“Maybe I’ll just watch one more episode…”

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In 1970, a magazine hired a young journalist to cover the Kentucky Derby. The journalist attended the race and took notes, but when it came to actually writing the piece, he was seriously delayed. When the deadline came, in lieu of a completed article, he hastily ripped out pages from his notebook and sent them off to the press.

While that severe procrastination and haphazard work could easily have been the end of his career, the resulting article, “The Kentucky Derby Is Decadent and Depraved,” went on to become one of Hunter S. …

“Fly like a butterfly, create a comms strategy like a bee.”

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Everyone knows the ol’ bird and the bees adage, but we’re not talking about that form of productivity. Nature has always had systems in place, many of which we take for granted: From the Golden ratio, a fascinatingly predictable pattern that is repeatedly found in the structures of plants and sea creatures, to ocean tide schedules that can be tracked down to the minute every day.

All of these behaviors and patterns are natural phenomena that rely on efficiency and sheer productivity. …

Nonviolent communication doesn’t always come naturally.

By Alexia Ohannessian (Alexia O)

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“As usual, you didn’t turn off the light when you left the conference room.”

This seemingly simple sentence is actually a ticking team bomb set to wreak havoc on your relationships with your coworkers. Even if you formulated it with the best intentions, this sentence is made up of judgments, evaluations, strategies, and demands.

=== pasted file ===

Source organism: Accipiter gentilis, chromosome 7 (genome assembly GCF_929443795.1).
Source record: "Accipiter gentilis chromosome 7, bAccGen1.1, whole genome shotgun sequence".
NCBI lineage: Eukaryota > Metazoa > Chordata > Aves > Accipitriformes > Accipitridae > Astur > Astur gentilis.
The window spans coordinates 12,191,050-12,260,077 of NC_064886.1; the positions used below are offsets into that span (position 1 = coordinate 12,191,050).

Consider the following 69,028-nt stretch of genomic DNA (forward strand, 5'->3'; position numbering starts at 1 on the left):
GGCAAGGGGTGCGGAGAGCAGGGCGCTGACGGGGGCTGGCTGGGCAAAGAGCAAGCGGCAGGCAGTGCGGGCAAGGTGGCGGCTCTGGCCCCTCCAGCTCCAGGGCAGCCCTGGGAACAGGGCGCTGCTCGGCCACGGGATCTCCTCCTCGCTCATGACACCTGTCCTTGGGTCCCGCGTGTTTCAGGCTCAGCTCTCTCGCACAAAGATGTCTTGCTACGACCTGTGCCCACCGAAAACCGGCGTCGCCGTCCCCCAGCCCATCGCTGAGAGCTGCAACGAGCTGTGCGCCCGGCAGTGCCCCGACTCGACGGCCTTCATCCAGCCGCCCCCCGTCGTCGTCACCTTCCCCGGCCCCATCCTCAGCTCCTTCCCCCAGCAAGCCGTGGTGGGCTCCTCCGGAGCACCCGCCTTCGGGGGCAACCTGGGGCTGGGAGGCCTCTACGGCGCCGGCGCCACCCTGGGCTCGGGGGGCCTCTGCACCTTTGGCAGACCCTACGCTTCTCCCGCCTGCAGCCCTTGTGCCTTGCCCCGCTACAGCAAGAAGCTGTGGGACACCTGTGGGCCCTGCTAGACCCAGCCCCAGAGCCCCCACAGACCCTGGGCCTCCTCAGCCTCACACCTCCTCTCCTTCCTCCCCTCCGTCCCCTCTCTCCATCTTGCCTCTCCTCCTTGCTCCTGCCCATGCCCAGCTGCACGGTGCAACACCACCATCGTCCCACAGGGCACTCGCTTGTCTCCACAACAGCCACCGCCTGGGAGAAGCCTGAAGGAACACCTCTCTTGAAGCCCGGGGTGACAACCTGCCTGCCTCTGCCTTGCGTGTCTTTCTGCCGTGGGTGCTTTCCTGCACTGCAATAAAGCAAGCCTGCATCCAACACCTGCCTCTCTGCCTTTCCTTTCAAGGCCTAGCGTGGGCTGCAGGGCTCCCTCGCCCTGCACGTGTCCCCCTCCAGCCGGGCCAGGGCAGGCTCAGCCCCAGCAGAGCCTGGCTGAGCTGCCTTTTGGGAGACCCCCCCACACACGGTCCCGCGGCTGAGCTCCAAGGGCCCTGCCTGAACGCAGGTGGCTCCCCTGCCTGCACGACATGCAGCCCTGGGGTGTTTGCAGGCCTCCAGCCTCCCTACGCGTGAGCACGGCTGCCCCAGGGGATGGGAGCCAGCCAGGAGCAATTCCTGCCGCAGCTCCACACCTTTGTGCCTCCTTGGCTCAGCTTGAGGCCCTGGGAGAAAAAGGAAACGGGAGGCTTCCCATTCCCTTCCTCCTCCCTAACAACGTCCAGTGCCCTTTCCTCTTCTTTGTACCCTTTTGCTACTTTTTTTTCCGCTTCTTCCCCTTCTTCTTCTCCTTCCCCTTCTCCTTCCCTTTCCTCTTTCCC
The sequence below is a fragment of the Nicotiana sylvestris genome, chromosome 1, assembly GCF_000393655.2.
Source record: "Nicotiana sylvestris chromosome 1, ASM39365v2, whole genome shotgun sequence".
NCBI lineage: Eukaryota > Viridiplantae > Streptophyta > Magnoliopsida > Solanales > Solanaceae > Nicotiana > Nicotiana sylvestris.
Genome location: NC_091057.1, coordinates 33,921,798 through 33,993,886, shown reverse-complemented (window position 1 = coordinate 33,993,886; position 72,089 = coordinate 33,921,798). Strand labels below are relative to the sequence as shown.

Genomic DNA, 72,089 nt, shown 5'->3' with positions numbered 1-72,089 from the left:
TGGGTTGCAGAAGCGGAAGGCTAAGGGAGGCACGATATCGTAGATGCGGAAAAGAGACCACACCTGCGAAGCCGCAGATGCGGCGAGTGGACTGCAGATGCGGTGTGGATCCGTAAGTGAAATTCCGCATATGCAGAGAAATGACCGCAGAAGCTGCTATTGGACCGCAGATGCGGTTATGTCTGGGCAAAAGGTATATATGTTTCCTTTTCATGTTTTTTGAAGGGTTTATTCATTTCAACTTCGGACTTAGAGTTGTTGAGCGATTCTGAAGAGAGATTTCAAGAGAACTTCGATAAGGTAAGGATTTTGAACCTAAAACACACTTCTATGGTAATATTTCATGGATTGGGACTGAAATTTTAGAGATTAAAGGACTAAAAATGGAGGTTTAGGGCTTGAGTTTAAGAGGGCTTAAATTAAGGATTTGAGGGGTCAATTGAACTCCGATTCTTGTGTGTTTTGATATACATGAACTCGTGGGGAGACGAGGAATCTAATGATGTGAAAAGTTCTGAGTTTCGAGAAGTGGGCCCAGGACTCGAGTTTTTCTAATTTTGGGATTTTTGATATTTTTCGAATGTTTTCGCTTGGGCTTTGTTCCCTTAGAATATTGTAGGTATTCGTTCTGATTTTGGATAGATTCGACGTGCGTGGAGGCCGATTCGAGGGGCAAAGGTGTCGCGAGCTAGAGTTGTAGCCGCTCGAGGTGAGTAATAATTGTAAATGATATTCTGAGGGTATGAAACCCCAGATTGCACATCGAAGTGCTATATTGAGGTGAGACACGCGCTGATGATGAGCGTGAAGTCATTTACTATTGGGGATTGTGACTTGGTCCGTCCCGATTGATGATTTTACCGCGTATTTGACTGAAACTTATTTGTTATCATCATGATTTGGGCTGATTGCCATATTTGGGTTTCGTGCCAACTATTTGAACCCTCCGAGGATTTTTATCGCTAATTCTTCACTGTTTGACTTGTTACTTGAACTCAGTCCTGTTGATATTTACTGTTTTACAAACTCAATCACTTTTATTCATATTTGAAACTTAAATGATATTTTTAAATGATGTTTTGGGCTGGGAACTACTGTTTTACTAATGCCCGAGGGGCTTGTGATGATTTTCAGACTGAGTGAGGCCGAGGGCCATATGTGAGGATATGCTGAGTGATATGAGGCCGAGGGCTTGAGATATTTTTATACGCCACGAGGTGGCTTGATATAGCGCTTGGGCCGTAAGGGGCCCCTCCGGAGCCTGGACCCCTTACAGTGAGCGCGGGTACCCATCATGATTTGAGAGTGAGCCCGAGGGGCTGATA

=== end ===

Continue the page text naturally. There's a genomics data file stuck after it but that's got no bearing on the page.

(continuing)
Indeed, just a few offhand remarks like these might be causing some of your biggest problems at work.

The fact is, in order to be productive and achieve your goals, you need to communicate well with others. It’s important to be aware of how you talk to the people around you: You’ll have better working relationships, and thus be more successful. …

It’s more than your office coffee being terrible.

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By now, I’m embarrassingly familiar with the post-lunch slump that strikes at least once during my workweek.

Still full from my avocado toast, I find myself slouched in my desk chair — just willing something to appear behind that menacing, blinking text cursor that’s been taunting me for the past five minutes.

So, what do I do in those moments when I find myself feeling totally zapped of motivation? I pack up my laptop and head to a coffee shop with reliable WiFi.

The ‘Coffee Shop Effect’: My Productivity Secret Weapon

Once I’m there — with my venti iced chai latte by my side — I discover that I’m hyper-focused. I crank through my to-do list with seeming ease. In fact, I accomplish more in two or three hours than I would have in an entire workday in my home office. …

To Azkaban and beyond.

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A professor walks into a lecture hall and glances around at a packed house of students typing away on screens. As the clock indicates it’s time to get started, she clears her throat and asks everyone to put their laptops away before class.

The students all freeze, looking at each other with incredulity. This must be some sort of joke, they think. A laptop might be a means of distraction, but it’s also the most useful device for taking notes. After a few seconds, one student puts their laptop away. …